Bundesbank Brutalism Goes Back to the Future in Frankfurt Revamp

Tour Of Germany's Central Bank As German Business Confidence Increases

A spiral staircase in the foyer of the convention area inside the Bundesbank.

Photographer: Martin Leissl/Bloomberg
  • Officials to renovate concrete citadel in city's outer quarter
  • Decisions awaited on rehousing staff during construction

For more than four decades, the guardians of Germany’s postwar economy have watched from the top floors of their concrete citadel as Frankfurt’s modern skyline has grown.

Bundesbank President Jens Weidmann might soon gaze over a different view as his institution’s main building -- constructed in the avant-garde Brutalist style of the 1960s -- gets a revamp. Officials will decide before the end of the year on how to preserve the landmark in Frankfurt’s northern quarter of Ginnheim, and also how to manage the resulting disruption.

The Bundesbank facade
The Bundesbank facade
Photographer: Martin Leissl/Bloomberg

The home of Germany’s central bank is part of its identity as the custodian of Europe’s biggest economy, so its renovation is a sensitive matter. Even the choice to retain the building is loaded with symbolism, contrasting with the European Central Bank’s relocation of key departments last year to a purpose-built skyscraper in Frankfurt’s east end.

“The Bundesbank is aware of the treasure it has in its building,” said Oliver Elser, curator of a Brutalism exhibition at the German Architecture Museum set to open in Frankfurt in 2017. “It’s from a time when architects focused on solidity, intrinsic value and sustainability -- very symbolic characteristics for a central bank.”

Le Corbusier Inspiration

The Bundesbank approach parallels that of another national symbol: Deutsche Bank AG, the country’s biggest bank, which spent 200 million euros ($215 million) remodeling its twin towers in central Frankfurt between 2007 and 2010. It also defies a tendency to demolish buildings from a sometimes unloved period of architecture that worshiped concrete. That was the fate of the city’s AfE Tower, for example.

Building on the Bundesbank site started in 1967 and finished in 1972. The architects, Hannsgeorg Beckert and Gilbert Becker, took inspiration from the Swiss-French architect Le Corbusier, whose use of beton brut -- raw concrete -- made him the father of Brutalism. Buildings it inspired include Boston’s City Hall, the National Theatre in London and the Russian Academy of Science in Moscow.

Bundesbank conference room
Bundesbank conference room
Photographer: Martin Leissl/Bloomberg

The finished result -- more than 200 meters in length but less than 20 meters in width -- is one of Frankfurt’s most imposing structures. Its facade, occasionally a feature of the central bank’s Christmas cards, is vertically divided by two elevator shafts. The rest of the front has a narrow concrete grid and set-back windows that change its spatial impact depending on the light of day. The 54-meter high building is surrounded by smaller ones added over the years and, fittingly, a money museum.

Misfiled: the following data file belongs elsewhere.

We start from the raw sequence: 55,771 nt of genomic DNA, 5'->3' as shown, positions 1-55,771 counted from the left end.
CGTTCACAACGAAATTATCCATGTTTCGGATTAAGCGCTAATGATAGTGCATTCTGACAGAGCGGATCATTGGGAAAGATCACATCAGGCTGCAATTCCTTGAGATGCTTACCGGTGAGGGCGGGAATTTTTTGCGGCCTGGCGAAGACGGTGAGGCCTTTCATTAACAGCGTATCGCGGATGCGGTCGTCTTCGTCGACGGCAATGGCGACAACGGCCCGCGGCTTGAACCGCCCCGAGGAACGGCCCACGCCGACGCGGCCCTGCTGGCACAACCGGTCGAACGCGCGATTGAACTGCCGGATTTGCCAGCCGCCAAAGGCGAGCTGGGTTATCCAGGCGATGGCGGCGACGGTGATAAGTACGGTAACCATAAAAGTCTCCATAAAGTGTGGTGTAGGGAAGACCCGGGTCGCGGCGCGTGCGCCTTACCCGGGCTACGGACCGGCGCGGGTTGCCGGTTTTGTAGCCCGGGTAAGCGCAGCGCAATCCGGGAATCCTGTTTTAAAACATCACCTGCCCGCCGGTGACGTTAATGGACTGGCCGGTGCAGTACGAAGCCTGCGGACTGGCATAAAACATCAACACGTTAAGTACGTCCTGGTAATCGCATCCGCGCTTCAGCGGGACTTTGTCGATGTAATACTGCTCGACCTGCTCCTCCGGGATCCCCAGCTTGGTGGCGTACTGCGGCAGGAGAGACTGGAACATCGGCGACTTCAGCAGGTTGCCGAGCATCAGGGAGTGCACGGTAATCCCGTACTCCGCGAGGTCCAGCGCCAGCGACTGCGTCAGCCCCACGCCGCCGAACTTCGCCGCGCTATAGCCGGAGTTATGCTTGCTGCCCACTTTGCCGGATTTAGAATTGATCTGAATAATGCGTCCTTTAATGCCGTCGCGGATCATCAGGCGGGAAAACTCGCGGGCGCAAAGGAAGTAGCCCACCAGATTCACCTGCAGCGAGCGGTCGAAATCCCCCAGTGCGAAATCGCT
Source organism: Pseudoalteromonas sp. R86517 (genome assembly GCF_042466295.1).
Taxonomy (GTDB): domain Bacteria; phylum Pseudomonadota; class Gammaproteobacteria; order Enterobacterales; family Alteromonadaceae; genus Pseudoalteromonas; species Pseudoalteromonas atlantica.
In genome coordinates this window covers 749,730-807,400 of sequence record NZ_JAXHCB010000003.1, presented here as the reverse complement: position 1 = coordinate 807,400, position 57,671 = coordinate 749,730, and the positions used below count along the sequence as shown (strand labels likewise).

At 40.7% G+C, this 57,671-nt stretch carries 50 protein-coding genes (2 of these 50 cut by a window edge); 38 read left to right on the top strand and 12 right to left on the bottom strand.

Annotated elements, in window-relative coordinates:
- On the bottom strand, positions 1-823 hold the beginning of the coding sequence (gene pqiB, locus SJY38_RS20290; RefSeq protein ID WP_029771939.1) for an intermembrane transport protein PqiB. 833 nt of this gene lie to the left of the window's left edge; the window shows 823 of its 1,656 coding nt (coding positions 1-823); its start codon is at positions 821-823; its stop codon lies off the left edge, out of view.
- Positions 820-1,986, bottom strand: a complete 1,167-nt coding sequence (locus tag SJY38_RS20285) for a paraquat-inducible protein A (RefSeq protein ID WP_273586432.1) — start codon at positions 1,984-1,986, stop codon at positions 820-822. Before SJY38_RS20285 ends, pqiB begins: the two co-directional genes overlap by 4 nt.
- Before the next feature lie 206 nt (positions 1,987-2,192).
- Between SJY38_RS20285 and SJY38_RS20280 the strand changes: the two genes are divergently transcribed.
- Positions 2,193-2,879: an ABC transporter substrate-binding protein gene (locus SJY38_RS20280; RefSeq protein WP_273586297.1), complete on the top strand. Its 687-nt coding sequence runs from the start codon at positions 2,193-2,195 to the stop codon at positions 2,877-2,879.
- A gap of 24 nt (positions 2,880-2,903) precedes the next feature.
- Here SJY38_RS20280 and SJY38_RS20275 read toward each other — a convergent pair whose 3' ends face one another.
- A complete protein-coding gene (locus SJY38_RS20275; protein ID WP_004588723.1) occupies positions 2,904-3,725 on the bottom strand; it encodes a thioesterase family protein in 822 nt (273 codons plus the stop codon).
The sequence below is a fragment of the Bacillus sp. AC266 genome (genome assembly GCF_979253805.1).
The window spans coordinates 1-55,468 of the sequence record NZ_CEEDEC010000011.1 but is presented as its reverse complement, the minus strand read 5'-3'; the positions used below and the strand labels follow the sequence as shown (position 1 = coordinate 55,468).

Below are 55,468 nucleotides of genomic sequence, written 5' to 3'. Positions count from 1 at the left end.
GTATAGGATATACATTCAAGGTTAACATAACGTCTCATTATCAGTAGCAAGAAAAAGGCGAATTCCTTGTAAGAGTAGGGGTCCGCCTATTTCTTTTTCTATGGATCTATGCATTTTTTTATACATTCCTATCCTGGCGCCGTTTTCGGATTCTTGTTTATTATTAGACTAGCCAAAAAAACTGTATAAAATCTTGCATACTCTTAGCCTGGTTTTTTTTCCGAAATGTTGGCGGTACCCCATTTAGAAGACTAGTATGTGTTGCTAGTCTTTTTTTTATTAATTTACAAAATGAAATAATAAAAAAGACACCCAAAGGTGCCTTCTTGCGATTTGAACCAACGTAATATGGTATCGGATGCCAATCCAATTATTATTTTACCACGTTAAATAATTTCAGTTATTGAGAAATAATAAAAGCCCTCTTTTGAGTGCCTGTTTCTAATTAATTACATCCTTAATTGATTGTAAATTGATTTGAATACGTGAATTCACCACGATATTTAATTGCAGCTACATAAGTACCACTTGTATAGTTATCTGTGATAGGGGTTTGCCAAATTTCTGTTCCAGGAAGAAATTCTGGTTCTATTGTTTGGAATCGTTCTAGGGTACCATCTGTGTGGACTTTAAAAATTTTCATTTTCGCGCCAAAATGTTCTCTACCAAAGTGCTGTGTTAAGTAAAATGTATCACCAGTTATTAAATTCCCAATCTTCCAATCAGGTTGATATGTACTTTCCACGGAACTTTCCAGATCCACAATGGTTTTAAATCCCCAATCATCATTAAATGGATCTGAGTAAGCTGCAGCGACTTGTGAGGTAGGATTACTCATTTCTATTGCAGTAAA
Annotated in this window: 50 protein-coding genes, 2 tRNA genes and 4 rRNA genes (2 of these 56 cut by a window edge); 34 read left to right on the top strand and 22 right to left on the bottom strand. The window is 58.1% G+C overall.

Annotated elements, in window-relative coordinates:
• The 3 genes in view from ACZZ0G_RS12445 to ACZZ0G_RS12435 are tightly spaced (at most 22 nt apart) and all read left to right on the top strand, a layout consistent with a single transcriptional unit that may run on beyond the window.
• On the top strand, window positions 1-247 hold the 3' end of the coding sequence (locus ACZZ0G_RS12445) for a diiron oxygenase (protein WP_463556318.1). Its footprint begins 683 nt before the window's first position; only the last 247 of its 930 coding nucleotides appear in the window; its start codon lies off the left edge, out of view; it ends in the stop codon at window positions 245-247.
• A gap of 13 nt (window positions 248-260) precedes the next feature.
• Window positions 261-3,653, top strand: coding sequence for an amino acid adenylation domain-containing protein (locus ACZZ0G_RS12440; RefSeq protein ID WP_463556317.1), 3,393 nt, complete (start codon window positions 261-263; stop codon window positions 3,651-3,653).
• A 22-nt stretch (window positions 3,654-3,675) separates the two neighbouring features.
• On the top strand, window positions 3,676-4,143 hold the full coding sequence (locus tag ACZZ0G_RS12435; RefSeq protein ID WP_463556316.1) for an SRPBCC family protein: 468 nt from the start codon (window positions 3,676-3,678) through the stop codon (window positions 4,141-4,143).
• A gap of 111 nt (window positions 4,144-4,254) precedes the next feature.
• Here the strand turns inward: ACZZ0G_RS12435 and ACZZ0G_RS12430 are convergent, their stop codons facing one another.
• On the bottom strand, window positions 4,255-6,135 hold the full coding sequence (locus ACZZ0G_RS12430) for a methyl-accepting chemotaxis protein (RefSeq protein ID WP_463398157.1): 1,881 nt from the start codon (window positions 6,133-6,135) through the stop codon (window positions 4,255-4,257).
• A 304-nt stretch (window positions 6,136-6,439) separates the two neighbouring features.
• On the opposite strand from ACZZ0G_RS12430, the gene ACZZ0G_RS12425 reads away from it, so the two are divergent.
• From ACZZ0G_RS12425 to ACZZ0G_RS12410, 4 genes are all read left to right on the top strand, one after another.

The Bundesbank has never undergone major renovation; the facade has hardly been touched, and the interior, while fully functioning, doesn’t have state-of-the-art technology. For Reiner Bruckhaus, an architect who manages the Bundesbank’s inhouse construction team, the lack of significant changes is a tribute to the builders’ craftsmanship.

“The architects were well ahead of their time,” he said. “They constructed a high-quality building that can be retrofitted. Else, we wouldn’t be able to operate it any more.”

ECB’s Eurotower

Other counterparts haven’t been so lucky. Ireland’s central bank has outgrown its brutalist headquarters in central Dublin and is now devising a strategy to sell the building. It plans to move next year to a dockland site once earmarked for Anglo Irish Bank Corp before that lender triggered the collapse of the Irish banking system in 2009. Back in Frankfurt, the ECB’s former headquarters, the Eurotower, is now undergoing a refit before being redeployed to house its banking supervisors.

If the strategy Deutsche Bank employed during its refurbishment is any guide, the Bundesbank will vacate its main building for two to three years and move the 1,500 staff it houses to a different site.

With 1.2 million square meters of vacant office space, the most among German cities, securing a temporary home shouldn’t be too much trouble, according to Ralf Froeba, head of office markets at research firm Bulwiengesa. A single location in central Frankfurt with the 30,000-plus square meters needed may be a bigger challenge, raising the prospect of relocation to another suburb such as Eschborn, Mertonviertel or Niederrad, where availability exceeds 100,000 square meters each.

“The building has a strong historic relevance for the Bundesbank,” said Michael Best, Weidmann’s spokesman. “We are committed to making the building future-proof for the next decades.”

Pragmatic Resilience

That involves a complete overhaul, with construction envisaged to commence in 2018. As part of the project, officials are looking into how to cool the southern side of the building, where temperatures often rise above 30 degrees Celsius in the summer. There are no current plans to expand air conditioning from the 12th and 13th floors, where the board has its offices and meeting rooms, to the entire building.

Not everyone in the general public is convinced by the architecture. Birgit Blume, who first saw the central bank on a trip to Frankfurt in the early 1990s, not long after its deutsche Mark became legal tender in her native East Germany, still remembers a feeling of cheerlessness.

“The Bundesbank building gives an impression of pragmatic resilience,” she said on a gloomy November day. “But architecture shouldn’t only be pragmatic. It should also be easy on the eye and at least a bit attractive.”

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